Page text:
The Registers of the French Church of Portarlington 1694-1816 record the births, marriages and deaths of the French Huguenot community in this Co. Laois town, while the Registers of St. Patrick, Dublin 1677-1800 contain 110 pages of mainly baptism and burial records for the Collegiate and Cathedral Church of St. Patrick. These CDs retail at €16.45 and €12.31 respectively (excluding VAT).

View more of Eneclann’s new releases.

Your Views: National Library’s Collection Development Policy

July 2nd, 2008

As the library of record for Ireland, The National Library of Ireland is given statutory responsibility for ‘collecting, conserving and making available library material relating to Ireland and also with contributing to the provision of access to library material relating to other countries.’

Colette O’Flaherty, Keeper of Printed & Visual Collections, has made a draft Collection Development Policy available on the National Library’s website. The policy should ‘act as a framework for the Library’s consultation with other Irish collecting institutions as collaborative approaches to all aspects of library activity in Ireland are further developed.’

Colette invites you to review the National Library of Ireland’s draft Collection Development Policy document and to pass on your views, comments or questions by Friday, 4 July 2008.

CIGO asks you to support the early release of the 1926 census for the Republic of Ireland

June 27th, 2008

Irish genealogical organisations are urging the government to make the 1926 census returns available to the public.

The 1926 census was compiled eighty-two years ago. Normally such records would not be made public until one hundred years after they were created, unlike the United States where the tariff is just seventy years.

However, the 1911 census for Ireland was made available in 1961, after only fifty years. The accepted reason for this is that so many of Ireland’s early census returns had been destroyed: those of 1821 – 1851 were destroyed in the 1922 Public Record office fire, while the 1861 – 1891 census returns had already been destroyed by government order. As a result, there was a huge gap in the census returns for Ireland, which was somewhat mitigated by the release of the 1911 census.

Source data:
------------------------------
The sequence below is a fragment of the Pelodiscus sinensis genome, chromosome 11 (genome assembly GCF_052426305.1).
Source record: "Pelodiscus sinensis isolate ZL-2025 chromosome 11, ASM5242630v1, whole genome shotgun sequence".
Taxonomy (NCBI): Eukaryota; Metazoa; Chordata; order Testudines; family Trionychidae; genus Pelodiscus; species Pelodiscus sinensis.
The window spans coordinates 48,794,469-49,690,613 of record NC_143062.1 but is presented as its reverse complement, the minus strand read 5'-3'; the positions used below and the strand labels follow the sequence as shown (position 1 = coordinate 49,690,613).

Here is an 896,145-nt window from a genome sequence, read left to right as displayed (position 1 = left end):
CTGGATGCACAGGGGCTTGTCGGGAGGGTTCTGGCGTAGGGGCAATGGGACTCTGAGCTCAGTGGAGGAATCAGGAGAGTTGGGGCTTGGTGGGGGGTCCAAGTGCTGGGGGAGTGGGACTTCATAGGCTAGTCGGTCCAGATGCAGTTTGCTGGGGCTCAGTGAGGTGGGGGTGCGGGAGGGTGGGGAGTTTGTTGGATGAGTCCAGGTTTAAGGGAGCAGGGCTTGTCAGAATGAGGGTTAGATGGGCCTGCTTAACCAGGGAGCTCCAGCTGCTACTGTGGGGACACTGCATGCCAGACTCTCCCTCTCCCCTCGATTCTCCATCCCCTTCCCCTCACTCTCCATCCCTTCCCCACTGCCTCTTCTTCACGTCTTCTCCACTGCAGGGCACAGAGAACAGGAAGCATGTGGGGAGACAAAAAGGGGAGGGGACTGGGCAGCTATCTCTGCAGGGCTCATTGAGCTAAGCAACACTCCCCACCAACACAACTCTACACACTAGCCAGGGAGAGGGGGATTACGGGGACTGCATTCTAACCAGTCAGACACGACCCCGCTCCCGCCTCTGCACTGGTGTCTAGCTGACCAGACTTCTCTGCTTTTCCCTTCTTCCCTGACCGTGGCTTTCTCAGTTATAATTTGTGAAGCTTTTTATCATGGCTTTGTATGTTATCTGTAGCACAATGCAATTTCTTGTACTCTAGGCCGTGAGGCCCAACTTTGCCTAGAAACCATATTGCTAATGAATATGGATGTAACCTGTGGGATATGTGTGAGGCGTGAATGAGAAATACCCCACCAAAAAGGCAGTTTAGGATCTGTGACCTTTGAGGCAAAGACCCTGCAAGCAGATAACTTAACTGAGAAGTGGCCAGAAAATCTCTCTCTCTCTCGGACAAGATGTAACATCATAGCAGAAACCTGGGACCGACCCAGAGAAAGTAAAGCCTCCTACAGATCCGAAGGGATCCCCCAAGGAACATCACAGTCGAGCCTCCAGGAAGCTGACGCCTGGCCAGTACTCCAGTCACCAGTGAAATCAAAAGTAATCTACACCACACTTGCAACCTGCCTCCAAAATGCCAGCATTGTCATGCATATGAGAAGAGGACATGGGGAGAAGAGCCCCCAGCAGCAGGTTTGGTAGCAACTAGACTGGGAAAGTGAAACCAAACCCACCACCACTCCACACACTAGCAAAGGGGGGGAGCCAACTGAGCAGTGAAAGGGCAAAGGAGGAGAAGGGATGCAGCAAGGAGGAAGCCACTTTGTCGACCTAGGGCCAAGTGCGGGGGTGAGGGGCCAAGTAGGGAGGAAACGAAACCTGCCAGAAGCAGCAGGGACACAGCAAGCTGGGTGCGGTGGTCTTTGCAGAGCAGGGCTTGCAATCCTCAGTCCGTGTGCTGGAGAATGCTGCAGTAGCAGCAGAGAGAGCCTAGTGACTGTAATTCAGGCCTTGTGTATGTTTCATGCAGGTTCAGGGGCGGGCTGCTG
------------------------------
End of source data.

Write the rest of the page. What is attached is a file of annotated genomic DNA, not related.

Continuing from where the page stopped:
The Council of Irish Genealogical Organisations (CIGO) has recently set up a petition for the early release of the 1926 census returns.  CIGO suggests that if the 1926 census were made available, further information on individuals who were born prior to civil registration (which commenced in 1864) could be gleaned. They argue that few people mentioned in this census are still living, and that the information held in the census is already available elsewhere, so cannot be deemed ‘sensitive.’  CIGO also intimate that the Genealogical Society of Ireland will propose a bill for the early release of the 1921 census returns.

On CIGO’s website they ask ‘all those with an interest in Irish genealogy to support [us] and GSI in any way they can. Everyone who is interested in this issue can help the success of the campaign by signing CIGO’s petition which is to be presented to Brian Cowen TD, the Taoiseach [Prime Minister] of Ireland.’

Add your name to the petition for the early release of the 1926 census for the Republic of Ireland.

The Blennerhassett Challenge

June 18th, 2008

Dr Mark Humphrys has recently launched a competition to see whether any genealogist can help him investigate a mystery he’s been trying to solve for the last 23 years. Dr Humphrys is offering a €1,000 first prize (plus some smaller ones) to anyone who can help him find a link between two Irish families.

The Challenge: Can you help Mark Humphrys find a pertinent link between the Irish Cashel and Blennerhassett families?

Aunt Pat’s Blennerhassett Tree

Mark’s Grand-Aunt put together the tree above which implies there is a link between the two families, and Humphrys has been trying to establish a link (or prove that there isn’t one) since 1985, but without any luck to date.

Mark attributes his interest in genealogy to spending time at his Granny’s house in the 1980s as a teenager. ‘My family were all involved in the 1916-23 revolutions,’ he explains, ‘and the various family homes are full of memories of that period.’

So, why is he so eager to make a connection between the Cashels and the Blennerhassets? ‘The Blennerhassetts connect to the main “Western family tree” from which millions of people provably descend (including my wife and kids, but not me),’ says Mark. ‘If someone proves the link, I become a cousin of my wife, I inherit non-Irish ancestors for the first time, I can now visit standing houses in England where my ancestors came from, medieval history becomes full of events on which my existence probably depends, and I am related to all these people: Lots of fun. I suppose I’ve always thought every genealogist would be interested in getting onto the “Western family tree”. Sure there’s lots of fun in genealogy otherwise, but how could one not be interested in that?’

So, how is the challenge going so far? ‘Lots of interest,’ says Mark, ‘but no one has even cracked an interim result yet, let alone the big prize. They’re sending me stuff about random Cashels and Blennerhassetts but only one person has sent me stuff about my own Cashel line so far. It’s early days though.’

Let us know if you manage to find the missing link!

The Love Letters of Thomas and Muriel MacDonagh

June 16th, 2008

Thomas MacDonagh was an organiser of the 1916 rising and a signatory of the 1916 proclamation.  He was subsequently executed.